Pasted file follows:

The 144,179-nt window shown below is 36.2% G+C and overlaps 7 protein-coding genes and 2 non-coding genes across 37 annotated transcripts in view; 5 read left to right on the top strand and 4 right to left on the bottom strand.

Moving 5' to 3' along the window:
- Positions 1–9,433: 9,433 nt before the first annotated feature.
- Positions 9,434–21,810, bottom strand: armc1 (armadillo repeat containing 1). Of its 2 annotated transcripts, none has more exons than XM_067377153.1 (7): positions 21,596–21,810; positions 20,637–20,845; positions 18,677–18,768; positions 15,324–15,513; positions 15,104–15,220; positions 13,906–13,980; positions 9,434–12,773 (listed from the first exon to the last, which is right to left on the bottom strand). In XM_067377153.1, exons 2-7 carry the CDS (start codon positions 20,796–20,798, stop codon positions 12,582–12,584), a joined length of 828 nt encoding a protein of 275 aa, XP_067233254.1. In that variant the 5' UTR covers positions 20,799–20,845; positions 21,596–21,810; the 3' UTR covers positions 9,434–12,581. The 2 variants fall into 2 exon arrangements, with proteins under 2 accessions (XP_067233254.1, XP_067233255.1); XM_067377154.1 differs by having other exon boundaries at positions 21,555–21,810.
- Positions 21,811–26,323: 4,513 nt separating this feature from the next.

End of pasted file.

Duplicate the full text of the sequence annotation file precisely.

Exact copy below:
The 144,179-nt window shown below is 36.2% G+C and overlaps 7 protein-coding genes and 2 non-coding genes across 37 annotated transcripts in view; 5 read left to right on the top strand and 4 right to left on the bottom strand.

Moving 5' to 3' along the window:
- Positions 1–9,433: 9,433 nt before the first annotated feature.
- Positions 9,434–21,810, bottom strand: armc1 (armadillo repeat containing 1). Of its 2 annotated transcripts, none has more exons than XM_067377153.1 (7): positions 21,596–21,810; positions 20,637–20,845; positions 18,677–18,768; positions 15,324–15,513; positions 15,104–15,220; positions 13,906–13,980; positions 9,434–12,773 (listed from the first exon to the last, which is right to left on the bottom strand). In XM_067377153.1, exons 2-7 carry the CDS (start codon positions 20,796–20,798, stop codon positions 12,582–12,584), a joined length of 828 nt encoding a protein of 275 aa, XP_067233254.1. In that variant the 5' UTR covers positions 20,799–20,845; positions 21,596–21,810; the 3' UTR covers positions 9,434–12,581. The 2 variants fall into 2 exon arrangements, with proteins under 2 accessions (XP_067233254.1, XP_067233255.1); XM_067377154.1 differs by having other exon boundaries at positions 21,555–21,810.
- Positions 21,811–26,323: 4,513 nt separating this feature from the next.